Lawsuits are driving up the costs of liability insurance for physicians to the point that many are restricting their practices, moving out of state, or retiring. Other physicians are practicing defensive medicine in an effort to avoid being sued, which adds to the already high cost of healthcare, and drains resources out of the system.
The New Jersey Civil Justice Institute is working with a coalition of healthcare professionals and providers interested in advancing common sense reforms that will preserve patients’ access to care and help reduce health care costs.
Standards for Expert Testimony. New Jersey was one of the first jurisdictions to recognize the increasing importance of expert testimony in modern litigation, one of the first to stress the importance of judicial gate keeping, and one of the first to adopt a more structured multi-factor test for examining the validity of expert testimony. Unfortunately, New Jersey can no longer claim it is on the cutting edge when it comes to ensuring shoddy evidence is barred from the courtroom, as it remains one of only a handful of states that has not yet adopted the Daubert standard for expert testimony. As a result, physicians in New Jersey are at a disadvantage compared to their counterparts in other states when unreliable experts are called to testify about the standard of care applicable in a case, whether the treating physician breached their duty of care, and if a breach occurred whether it was the cause of the plaintiff’s injury. New Jersey should adopt the Daubert standard.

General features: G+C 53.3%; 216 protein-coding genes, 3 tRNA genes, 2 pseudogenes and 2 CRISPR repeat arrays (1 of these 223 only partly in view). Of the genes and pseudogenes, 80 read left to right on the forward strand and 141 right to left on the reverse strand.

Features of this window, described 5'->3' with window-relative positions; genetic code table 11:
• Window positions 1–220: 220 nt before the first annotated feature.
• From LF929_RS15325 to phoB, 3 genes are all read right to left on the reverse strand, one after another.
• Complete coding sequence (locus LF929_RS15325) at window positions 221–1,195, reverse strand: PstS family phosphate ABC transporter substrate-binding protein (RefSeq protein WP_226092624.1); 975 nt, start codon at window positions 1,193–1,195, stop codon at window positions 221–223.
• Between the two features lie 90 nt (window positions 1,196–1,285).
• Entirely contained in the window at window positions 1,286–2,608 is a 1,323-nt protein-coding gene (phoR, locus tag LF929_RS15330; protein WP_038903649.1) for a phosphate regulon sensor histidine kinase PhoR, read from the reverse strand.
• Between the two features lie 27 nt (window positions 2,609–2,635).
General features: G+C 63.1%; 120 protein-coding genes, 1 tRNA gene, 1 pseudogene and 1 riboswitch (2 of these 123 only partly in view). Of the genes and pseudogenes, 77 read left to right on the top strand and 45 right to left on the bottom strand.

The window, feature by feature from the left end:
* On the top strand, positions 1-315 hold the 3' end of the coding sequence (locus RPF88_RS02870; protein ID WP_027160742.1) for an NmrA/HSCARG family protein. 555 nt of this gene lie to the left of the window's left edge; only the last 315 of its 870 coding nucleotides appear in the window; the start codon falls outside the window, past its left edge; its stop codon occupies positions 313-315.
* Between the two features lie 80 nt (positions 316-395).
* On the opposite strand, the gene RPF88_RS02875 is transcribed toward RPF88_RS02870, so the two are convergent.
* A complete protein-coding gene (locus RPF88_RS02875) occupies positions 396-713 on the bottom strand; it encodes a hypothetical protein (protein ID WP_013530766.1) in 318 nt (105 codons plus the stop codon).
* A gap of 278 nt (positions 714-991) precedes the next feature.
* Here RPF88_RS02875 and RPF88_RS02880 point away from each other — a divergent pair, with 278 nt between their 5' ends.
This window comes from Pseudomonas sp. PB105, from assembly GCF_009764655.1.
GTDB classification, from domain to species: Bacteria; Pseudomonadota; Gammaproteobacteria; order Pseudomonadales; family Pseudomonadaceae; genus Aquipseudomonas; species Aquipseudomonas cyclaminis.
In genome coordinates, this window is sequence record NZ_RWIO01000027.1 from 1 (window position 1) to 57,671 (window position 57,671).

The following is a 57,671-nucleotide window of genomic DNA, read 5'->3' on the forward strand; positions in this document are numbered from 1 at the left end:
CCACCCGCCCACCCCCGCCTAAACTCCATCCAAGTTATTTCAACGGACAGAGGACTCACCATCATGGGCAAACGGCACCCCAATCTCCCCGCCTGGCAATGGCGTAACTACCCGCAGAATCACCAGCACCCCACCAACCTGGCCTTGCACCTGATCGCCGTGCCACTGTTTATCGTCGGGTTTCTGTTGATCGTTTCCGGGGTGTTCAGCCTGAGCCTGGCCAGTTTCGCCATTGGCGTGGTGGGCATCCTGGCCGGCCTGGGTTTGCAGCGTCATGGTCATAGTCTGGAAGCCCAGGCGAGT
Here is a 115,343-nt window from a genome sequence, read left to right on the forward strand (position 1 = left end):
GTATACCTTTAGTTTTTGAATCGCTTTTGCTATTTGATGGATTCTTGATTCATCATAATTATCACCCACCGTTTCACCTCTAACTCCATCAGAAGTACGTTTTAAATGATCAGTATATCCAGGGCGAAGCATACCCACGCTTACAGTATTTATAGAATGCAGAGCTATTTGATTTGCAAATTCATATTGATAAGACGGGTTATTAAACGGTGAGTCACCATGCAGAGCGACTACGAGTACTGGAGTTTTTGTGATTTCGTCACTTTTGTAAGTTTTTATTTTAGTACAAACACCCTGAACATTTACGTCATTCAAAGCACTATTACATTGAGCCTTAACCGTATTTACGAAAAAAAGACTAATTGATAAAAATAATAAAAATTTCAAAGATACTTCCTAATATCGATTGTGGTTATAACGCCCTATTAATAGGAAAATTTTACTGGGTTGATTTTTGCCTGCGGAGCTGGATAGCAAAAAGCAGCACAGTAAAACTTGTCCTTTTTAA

Affidavit of Merit. In order to file a medical malpractice claim, plaintiffs in New Jersey must submit an affidavit of merit from a board-certified medical professional with expertise in the medical procedure at issue attesting that the care provided by the defendant fell outside acceptable professional standards. In 2010, the New Jersey Supreme Court significantly weakened the state’s affidavit of merit requirements with its ruling in Ryan v. Renny by allowing a certificate from a general surgeon in a case where the defendant was a board-certified specialist. The legislature should clarify that the affidavit of merit law requirements should only be waived under the circumstances outlined in the statute, such as when a specialist is not available. This will ensure that physicians are being justly accused of wrongdoing.
Statute of Limitations. Statutes of limitations are designed to limit the time period in which a lawsuit can be filed. On the books, New Jersey has a very reasonable two year statute of limitations. In reality, the period for filing a medical malpractice lawsuit is virtually unlimited because the state’s discovery rule says that the two year statute of limitations does not start running until the plaintiff knows of, or through the exercise of reasonable due diligence, should have known of, the injury. Enacting a firm statute of limitations will ensure that New Jersey physicians are not blind-sided by a lawsuit filed an unreasonable number of years after they treated the plaintiff.
Greater Predictability in Non-Economic Damages. A majority of states have passed legislation limiting the amount of non-economic damages recoverable in malpractice suits. New Jersey currently limits only punitive damages (at the greater of $350,000 or five times compensatory damages), allowing juries to award unlimited amounts for things like pain and suffering, loss of enjoyment of life, stress, anxiety, and other subjective injuries. More certainty in award amounts would help to stabilize malpractice insurance rates and provide doctors a sense of security because they would know that they could not be held personally liable for unpredictable awards that exceed their policy limits.